Johanna Mathieu receives NSF CAREER Award to help build a smarter, more sustainable grid
Mathieu will develop optimization and control methods to leverage the flexibility available from distributed energy resources.
Professor Johanna Mathieu, assistant professor in Electrical Engineering and Computer Science, received an NSF CAREER award to ensure the reliability of electric power systems that rely heavily on sustainable energy sources. The project is entitled “Stochastic Capacity Scheduling and Control of Distributed Energy Storage Enabling Stacked Services.”
Since the grid has very little storage, electricity generation levels must be constantly adjusted to meet consumer demand. This is difficult with renewable energy sources such as wind and solar because the power that these resources generate fluctuates. Fortunately, there are opportunities for exploiting the flexibility in existing demand-side resources in order to provide consumers with reliable electricity that comes from both sustainable and traditional sources.
Mathieu plans to develop new optimization and control methods to leverage the flexibility available from distributed energy resources (DERs), such as energy storage and flexible loads.
For example, as battery costs have decreased, more small-scale distributed batteries have been connected to the network to provide local services. These resources could be aggregated and used to provide grid services when not needed for their local service.
Flexible loads, such as electric vehicles and air conditioners, can also be coordinated to behave like storage, providing multiple services simultaneously. Stacking services improves storage utilization and economics in addition to the ability of the grid to accommodate more renewables, says Mathieu.
“The research will provide strategies to harness existing and underutilized energy storage capacity to provide services that improve grid reliability and operational performance,” said Mathieu. “It will also facilitate renewables integration, improving energy security and environmental/health impacts. The findings are expected to impact energy policy, specifically the regulations surrounding stacked services.”
Mathieu takes a global perspective in her approach to electric power and sustainable energy systems, stressing that most future energy growth is expected to occur in developing countries. Having served as a Peace Corps volunteer in Tanzania (teaching high school math and physics) and conducting her M.S. thesis research in Bangladesh, she understands first-hand the importance of working within a specific culture to produce positive change. Specifically, she plans to enhance an existing connection between the University of Michigan and the University of Liberia, developed as part of a USAID-funded program.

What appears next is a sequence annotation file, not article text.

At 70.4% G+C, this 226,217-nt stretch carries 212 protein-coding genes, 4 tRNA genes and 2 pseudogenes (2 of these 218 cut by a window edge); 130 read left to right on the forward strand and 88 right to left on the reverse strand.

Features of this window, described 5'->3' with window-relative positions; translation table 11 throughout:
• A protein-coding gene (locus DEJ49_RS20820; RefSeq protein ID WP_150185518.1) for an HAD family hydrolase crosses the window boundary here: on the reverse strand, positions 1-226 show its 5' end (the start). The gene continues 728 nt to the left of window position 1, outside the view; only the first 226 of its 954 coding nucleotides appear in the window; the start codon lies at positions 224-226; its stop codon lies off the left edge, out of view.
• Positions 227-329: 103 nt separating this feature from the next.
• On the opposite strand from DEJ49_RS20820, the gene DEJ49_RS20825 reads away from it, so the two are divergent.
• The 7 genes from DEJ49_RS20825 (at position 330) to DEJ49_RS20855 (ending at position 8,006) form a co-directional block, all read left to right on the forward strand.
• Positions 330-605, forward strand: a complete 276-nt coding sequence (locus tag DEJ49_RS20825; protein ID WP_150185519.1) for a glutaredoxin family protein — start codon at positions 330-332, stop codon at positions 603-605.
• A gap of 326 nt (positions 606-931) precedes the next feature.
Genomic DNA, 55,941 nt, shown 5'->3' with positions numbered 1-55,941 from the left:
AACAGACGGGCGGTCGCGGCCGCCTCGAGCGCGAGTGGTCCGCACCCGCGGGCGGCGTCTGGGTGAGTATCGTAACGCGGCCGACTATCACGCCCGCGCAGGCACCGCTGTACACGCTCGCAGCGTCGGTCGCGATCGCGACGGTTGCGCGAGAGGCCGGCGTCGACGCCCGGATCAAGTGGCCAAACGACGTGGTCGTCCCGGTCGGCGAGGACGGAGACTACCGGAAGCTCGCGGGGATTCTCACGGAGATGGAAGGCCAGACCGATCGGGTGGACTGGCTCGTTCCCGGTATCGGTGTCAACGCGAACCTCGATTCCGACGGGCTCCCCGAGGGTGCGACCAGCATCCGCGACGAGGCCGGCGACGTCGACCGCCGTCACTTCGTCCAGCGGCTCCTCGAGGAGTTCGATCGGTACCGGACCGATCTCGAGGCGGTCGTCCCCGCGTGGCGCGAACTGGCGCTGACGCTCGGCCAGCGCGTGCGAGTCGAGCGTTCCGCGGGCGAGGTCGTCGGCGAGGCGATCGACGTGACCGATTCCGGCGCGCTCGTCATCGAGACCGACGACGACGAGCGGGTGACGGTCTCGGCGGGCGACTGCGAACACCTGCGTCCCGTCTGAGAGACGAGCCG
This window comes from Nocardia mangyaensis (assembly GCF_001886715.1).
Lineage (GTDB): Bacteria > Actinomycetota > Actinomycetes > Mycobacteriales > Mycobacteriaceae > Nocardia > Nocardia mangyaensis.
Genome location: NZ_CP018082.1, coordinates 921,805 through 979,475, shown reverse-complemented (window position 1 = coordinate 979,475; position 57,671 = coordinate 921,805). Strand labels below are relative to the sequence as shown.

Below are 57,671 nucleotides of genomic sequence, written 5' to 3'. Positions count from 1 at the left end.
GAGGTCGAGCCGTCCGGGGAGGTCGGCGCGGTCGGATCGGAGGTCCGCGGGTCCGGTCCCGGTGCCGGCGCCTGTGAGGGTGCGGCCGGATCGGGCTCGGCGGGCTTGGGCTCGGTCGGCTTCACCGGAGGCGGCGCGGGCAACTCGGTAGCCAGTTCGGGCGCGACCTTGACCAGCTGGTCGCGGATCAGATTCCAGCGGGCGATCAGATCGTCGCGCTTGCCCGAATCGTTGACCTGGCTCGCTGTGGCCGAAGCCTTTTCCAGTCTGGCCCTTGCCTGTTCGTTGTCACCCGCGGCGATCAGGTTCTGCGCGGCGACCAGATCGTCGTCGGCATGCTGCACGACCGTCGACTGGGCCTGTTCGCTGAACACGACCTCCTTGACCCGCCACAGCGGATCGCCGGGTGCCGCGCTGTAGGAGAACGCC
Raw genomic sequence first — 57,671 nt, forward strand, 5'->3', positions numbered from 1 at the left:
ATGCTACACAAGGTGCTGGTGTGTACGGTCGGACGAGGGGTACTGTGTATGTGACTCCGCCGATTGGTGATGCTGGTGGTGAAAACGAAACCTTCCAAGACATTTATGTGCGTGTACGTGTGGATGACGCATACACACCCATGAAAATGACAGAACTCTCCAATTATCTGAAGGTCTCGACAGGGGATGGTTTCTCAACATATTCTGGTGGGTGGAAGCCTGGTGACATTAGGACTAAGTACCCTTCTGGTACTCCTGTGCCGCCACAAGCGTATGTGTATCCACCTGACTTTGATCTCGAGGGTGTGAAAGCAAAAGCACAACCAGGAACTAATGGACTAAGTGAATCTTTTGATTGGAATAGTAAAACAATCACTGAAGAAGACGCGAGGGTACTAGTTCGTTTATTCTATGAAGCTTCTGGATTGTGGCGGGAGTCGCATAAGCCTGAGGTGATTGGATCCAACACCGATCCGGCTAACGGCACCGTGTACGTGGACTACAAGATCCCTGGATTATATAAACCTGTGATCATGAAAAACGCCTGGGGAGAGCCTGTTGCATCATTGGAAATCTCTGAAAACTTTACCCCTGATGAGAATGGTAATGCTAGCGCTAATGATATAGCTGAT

The CAREER project is a reflection of Mathieu’s overall research, which is focused on ways to reduce the environmental impact, cost, and inefficiency of electric power systems through new operational and control strategies. She is particularly interested in developing new methods to actively engage distributed flexible resources such as energy storage, electric loads, and distributed renewable resources in power system operation. This is especially important in power systems with high penetrations of intermittent renewable energy resources such as wind and solar.
Mathieu received her PhD from the University of California, Berkeley and was a postdoctoral researcher at ETH Zurich in the Power Systems Laboratory.
Since coming to Michigan in 2014, she has developed two new graduate courses: “Power Systems Markets and Optimization, and “Analysis of Electric Power Distribution Systems and Loads,” and taught the senior-level courses, “Power System Design and Operation” and “Grid Integration of Alternative Energy Sources.”
She is a member of the Michigan Power & Energy Laboratory and affiliated with the University of Michigan Energy Institute.
The Faculty Early Career Development (CAREER) Program is a Foundation-wide activity that offers the National Science Foundation’s most prestigious awards in support of early-career faculty who have the potential to serve as academic role models in research and education and to lead advances in the mission of their department or organization.